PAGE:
Libre de Bruxelles,
What mathematicians know about the solutions of Schrodinger Coulomb
Hamiltonian. Should chemists care?
The Coulomb Hamiltonian has been an object of study by mathematicians
since the 1930s but the first big advance was made by Kato in 1951 when he
showed that it actually had solutions and he was
able to determine the differentiablity and analyticity properties of the
solutions. From then on, much was discovered about solutions for neutral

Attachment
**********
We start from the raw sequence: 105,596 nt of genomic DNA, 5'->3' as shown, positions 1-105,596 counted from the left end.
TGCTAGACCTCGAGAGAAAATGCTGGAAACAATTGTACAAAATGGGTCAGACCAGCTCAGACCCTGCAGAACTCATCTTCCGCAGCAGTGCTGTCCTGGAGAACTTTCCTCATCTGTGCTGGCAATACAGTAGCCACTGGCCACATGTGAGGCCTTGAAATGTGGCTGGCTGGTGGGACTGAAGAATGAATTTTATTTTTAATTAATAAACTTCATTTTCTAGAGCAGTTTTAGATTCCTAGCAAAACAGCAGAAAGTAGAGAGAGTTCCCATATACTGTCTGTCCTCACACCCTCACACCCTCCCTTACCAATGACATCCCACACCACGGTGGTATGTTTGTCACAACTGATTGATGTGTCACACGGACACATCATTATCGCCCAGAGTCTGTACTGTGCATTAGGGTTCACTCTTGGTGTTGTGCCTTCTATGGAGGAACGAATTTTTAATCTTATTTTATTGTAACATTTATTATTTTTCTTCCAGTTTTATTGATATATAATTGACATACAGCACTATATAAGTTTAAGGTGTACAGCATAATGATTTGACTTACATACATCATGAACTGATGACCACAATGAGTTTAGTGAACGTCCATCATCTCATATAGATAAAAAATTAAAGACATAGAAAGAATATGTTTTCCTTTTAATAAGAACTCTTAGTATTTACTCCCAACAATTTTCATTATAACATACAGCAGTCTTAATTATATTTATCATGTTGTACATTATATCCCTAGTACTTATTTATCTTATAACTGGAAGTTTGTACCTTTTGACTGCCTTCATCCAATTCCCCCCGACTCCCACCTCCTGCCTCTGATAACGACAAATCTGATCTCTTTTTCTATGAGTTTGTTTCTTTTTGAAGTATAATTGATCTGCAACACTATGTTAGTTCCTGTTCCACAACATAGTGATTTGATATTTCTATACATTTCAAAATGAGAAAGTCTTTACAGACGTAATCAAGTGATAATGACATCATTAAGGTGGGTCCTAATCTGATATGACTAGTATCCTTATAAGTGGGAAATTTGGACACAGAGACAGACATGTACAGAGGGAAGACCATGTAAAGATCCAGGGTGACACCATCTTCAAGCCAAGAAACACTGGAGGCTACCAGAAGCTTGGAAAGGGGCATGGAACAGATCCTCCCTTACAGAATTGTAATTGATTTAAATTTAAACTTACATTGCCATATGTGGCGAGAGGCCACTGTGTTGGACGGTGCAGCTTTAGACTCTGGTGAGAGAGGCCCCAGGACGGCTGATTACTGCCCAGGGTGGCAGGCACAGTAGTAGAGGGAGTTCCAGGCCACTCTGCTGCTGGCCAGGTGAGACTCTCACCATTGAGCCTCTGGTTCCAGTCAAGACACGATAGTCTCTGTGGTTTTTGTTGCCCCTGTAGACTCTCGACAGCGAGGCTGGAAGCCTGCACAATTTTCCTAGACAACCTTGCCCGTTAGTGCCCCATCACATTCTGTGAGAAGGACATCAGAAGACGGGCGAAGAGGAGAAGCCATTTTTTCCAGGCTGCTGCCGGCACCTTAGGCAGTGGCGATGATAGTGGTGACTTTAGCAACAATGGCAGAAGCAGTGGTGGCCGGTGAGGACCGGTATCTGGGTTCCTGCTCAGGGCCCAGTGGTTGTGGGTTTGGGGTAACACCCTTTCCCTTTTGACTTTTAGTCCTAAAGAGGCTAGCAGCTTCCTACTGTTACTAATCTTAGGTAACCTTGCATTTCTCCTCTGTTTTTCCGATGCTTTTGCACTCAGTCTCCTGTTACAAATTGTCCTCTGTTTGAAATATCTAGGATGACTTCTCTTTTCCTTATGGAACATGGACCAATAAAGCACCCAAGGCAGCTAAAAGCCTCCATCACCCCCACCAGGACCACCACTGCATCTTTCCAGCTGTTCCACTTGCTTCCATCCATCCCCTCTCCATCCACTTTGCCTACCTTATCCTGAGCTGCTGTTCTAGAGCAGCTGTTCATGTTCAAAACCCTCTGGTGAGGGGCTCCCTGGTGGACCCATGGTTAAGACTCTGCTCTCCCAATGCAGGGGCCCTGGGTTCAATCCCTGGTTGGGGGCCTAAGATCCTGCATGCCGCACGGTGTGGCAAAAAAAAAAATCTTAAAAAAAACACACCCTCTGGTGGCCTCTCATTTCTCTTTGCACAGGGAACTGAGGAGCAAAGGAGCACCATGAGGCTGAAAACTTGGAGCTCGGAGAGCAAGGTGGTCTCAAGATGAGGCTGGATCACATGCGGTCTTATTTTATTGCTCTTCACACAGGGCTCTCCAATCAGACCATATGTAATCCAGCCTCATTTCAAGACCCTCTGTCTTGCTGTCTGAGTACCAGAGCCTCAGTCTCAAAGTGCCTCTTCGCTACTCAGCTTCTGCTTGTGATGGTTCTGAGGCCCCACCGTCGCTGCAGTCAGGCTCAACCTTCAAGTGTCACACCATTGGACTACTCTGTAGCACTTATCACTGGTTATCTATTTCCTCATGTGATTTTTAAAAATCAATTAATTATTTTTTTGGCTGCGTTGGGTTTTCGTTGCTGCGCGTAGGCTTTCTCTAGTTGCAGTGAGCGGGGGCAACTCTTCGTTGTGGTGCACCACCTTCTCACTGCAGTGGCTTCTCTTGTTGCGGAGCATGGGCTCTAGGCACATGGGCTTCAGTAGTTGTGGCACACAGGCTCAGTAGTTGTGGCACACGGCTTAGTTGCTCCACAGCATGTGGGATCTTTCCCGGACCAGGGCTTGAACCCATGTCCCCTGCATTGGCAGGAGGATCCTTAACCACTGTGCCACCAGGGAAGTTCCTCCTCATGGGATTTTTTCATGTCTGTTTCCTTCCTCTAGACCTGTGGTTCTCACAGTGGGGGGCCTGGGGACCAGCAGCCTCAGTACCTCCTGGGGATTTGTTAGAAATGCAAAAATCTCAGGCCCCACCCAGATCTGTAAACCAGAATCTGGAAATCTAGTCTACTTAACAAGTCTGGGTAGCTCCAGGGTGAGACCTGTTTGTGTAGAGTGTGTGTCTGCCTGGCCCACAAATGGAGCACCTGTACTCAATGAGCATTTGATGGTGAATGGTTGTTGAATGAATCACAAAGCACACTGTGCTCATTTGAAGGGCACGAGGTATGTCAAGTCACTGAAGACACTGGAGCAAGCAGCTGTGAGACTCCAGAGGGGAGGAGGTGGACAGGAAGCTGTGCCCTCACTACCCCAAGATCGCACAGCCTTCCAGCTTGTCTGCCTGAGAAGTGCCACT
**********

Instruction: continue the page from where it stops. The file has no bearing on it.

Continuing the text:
atoms and positive atomic ions and a little about negative atomic ions.
From a mathematical point of view the Coulomb Hamiltonian with clamped
nuclei is much like the atomic problem and so the mathematical properties
of the results of the usual electronic structure calculations are
well-understood. However almost nothing is known about the properties of
its solutions for molecular systems when the nuclei are not treated as
clamped. So from a mathematical point of view it cannot, as yet, be said
that the full Coulomb Hamiltonian explains the existence of molecules.
The origin of this rather uncomfortable position will be the subject of